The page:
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Thread: Parametric equations

  1. #1
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    Parametric equations

    1) Let c be given parametrically by x= cost and y=sint with t[0,pi]. Rotate this curve about the x axis. Set up integral from surface area.


    2)The curve c is defined by the parametric equation x=t^3 + 3t and y= t^2 e^-t. determine any values of t where the derivative is horizontal.


    3) Consider the curve C given parametrically by x= tant and y= sect with t[-pi/2, pi/2]. eliminate the parameter to get a familiar equation.

    Do as many as you can please. I really need these
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  2. #2
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    Quote Originally Posted by tiga killa View Post
    1) Let c be given parametrically by x= cost and y=sint with t[0,pi]. Rotate this curve about the x axis. Set up integral from surface area.

    $\displaystyle x = \cos t$

    $\displaystyle y =\sin t$

    $\displaystyle x^2+y^2=\sin^2 t+\cos^2 t=1$

    This is a circle with centre (0, 0) and radius 1 unit. With the limits, [0, pi] . See graph.

    $\displaystyle x = \cos 0=1, \;y = \sin 0 =0$ so, point (1,0)

    $\displaystyle x = \cos \pi=-1, \;y = \sin \pi =0$ so, point (-1,0)

    $\displaystyle \frac{dx}{dt}=- \sin t $

    $\displaystyle \Rightarrow dx = - \sin t \;dt$

    $\displaystyle \frac{dy}{dt}=-\cos t$

    $\displaystyle \frac{dy}{dx}=\frac{\cos t}{-\sin t}$

    $\displaystyle
    1+\left(\frac{dy}{dx}\right)^2= 1+\left(\frac{\cos t}{-\sin t}\right)^2
    $

    $\displaystyle 1+\left(\frac{dy}{dx}\right)^2=\frac{1}{\sin^2 t}$

    Surface Area

    $\displaystyle S = 2\pi \int\limits_0^\pi {y\sqrt {1 + \left( {\frac{{dy}}
    {{dx}}} \right)^2 } } .dx \hfill \\$

    $\displaystyle = 2\pi \int\limits_0^\pi {\sin t\sqrt {\left( {\frac{1}
    {{\sin ^2 t}}} \right)} } .\left( { - \sin t{\text{ }}dt} \right) \hfill \\$

    $\displaystyle = - 2\pi \int\limits_0^\pi {\sin t{\text{ }}dt} \hfill \\$

    $\displaystyle = 4\pi \hfill \\ $
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  3. #3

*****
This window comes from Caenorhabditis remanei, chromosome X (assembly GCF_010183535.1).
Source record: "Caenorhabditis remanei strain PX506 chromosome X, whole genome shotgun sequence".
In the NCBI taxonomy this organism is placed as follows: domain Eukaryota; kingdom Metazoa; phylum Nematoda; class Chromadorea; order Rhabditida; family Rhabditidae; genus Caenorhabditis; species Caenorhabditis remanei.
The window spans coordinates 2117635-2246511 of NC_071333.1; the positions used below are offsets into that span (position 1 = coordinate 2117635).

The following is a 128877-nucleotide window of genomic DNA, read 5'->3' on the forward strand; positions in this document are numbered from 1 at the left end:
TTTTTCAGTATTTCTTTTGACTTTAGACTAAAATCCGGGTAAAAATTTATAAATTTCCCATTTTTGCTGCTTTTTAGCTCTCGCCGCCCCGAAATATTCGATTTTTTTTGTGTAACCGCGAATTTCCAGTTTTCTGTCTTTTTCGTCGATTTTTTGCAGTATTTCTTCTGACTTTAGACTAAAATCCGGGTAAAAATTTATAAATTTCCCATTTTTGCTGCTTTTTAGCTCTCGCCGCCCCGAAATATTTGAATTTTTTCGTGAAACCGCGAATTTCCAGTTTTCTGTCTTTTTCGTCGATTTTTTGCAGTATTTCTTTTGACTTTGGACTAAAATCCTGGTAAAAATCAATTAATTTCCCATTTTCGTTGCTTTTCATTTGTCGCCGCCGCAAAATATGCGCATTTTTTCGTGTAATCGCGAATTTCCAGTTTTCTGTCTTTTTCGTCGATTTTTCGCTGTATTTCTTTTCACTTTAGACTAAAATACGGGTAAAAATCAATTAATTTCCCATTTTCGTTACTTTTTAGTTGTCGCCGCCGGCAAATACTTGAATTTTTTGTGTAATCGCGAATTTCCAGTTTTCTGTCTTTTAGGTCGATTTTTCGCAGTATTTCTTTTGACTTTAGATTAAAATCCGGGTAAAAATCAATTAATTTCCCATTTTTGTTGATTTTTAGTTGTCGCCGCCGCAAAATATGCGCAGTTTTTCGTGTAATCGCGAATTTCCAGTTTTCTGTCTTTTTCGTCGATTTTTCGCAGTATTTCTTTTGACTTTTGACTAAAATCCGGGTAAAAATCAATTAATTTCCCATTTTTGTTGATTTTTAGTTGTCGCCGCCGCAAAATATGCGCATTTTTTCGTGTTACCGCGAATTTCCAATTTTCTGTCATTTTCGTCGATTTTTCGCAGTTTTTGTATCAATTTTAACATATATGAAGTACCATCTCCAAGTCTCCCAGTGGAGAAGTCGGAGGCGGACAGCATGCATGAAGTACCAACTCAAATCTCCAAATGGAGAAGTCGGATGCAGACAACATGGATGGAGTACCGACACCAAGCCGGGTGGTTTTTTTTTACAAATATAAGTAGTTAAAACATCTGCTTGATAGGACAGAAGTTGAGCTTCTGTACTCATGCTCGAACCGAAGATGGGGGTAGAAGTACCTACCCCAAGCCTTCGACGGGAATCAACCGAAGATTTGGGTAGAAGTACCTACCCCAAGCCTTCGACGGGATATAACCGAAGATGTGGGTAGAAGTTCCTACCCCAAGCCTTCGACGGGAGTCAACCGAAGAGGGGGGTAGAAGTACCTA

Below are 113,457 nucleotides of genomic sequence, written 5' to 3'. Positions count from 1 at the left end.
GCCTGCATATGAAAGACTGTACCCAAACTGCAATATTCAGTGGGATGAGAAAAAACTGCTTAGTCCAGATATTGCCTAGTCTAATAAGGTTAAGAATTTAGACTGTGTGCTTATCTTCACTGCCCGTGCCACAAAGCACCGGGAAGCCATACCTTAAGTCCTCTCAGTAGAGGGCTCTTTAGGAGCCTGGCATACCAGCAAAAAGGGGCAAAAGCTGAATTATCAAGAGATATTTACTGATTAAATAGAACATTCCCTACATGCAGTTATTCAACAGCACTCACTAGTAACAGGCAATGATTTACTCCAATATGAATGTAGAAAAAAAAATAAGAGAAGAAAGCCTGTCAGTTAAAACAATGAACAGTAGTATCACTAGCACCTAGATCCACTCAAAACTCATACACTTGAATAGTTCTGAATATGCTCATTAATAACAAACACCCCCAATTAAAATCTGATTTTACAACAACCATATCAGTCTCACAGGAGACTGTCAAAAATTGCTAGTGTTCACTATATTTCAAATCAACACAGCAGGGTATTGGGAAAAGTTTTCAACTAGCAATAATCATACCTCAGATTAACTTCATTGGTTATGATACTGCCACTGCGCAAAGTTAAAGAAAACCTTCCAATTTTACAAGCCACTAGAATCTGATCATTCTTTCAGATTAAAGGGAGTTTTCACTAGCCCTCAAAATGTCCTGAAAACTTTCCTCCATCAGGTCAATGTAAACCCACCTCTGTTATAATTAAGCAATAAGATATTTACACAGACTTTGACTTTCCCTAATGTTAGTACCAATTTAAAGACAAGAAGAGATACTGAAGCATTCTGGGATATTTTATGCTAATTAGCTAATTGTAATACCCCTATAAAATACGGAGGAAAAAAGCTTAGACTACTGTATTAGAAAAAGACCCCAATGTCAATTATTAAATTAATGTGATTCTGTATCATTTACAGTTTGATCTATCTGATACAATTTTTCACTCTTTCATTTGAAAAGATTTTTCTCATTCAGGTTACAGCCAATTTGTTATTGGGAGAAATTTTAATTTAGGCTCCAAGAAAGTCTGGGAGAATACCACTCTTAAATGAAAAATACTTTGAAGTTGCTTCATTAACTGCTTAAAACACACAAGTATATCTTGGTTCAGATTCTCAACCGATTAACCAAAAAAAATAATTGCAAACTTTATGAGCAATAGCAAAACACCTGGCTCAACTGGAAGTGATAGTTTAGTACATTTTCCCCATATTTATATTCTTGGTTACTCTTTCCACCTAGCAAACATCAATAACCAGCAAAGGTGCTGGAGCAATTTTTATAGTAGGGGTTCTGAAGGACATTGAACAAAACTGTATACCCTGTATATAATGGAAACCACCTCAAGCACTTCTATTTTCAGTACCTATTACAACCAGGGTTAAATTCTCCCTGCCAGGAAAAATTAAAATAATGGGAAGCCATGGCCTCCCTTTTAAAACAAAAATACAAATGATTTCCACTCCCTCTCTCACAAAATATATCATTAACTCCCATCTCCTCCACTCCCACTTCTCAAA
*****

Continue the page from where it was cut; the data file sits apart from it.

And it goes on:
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    Quote Originally Posted by tiga killa View Post
    1)

    3) Consider the curve C given parametrically by x= tant and y= sect with t[-pi/2, pi/2]. eliminate the parameter to get a familiar equation.
    $\displaystyle x^2 = \tan ^2 t \hfill \\$

    $\displaystyle y^2 = \sec ^2 t \hfill \\$

    $\displaystyle y^2 - x^2 = \sec ^2 t - \tan ^2 t = 1 \hfill \\$

    $\displaystyle y^2 - x^2 = 1 \hfill \\ $

    Now , you recognize, what type of curve it is? Hyperbola?
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  4. #4
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    Hello, tiga killa!

    2) The curve $\displaystyle C$ is defined by: .$\displaystyle \begin{array}{ccc}x&=&t^3 + 3t \\ \\[-4mm] y&=& t^2\, e^{-t}\end{array}$

    Determine any values of $\displaystyle t$ where the derivative is horizontal.
    The derivative is: .$\displaystyle \frac{dy}{dx} \:=\:\frac{\frac{dy}{dt}}{\frac{dx}{dt}} $

    The tangent is horizontal when $\displaystyle \frac{dy}{dx} \,=\,0$
    . . That is, when $\displaystyle \frac{dy}{dt} = 0$

    We have: .$\displaystyle \frac{dy}{dt} \;=\;-t^2e^{-t} + 2te^{-t} \:=\:0 \quad\Rightarrow\quad -t\cdot e^{-t}\cdot(t - 2) \:=\:0$

    . . Hence: .$\displaystyle \begin{array}{ccccccc}-t &=& 0 & \Rightarrow & t\:=\:0 \\
    e^{-t} &=& 0 & \Rightarrow & \text{no solution} \\
    t-2 &=& 0 & \Rightarrow & t \:=\: 2 \end{array}$


    Therefore, horizontal tangents when $\displaystyle t \;=\;0,\:2$

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  5. #5
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    Quote Originally Posted by tiga killa View Post
    2)The curve c is defined by the parametric equation x=t^3 + 3t and y= t^2 e^-t. determine any values of t where the derivative is horizontal.
    $\displaystyle {\text{For, derivative to be horizontal, slope = 0, }}\frac{{dy}}
    {{dx}} = 0 \hfill \\
    $

    finish it.
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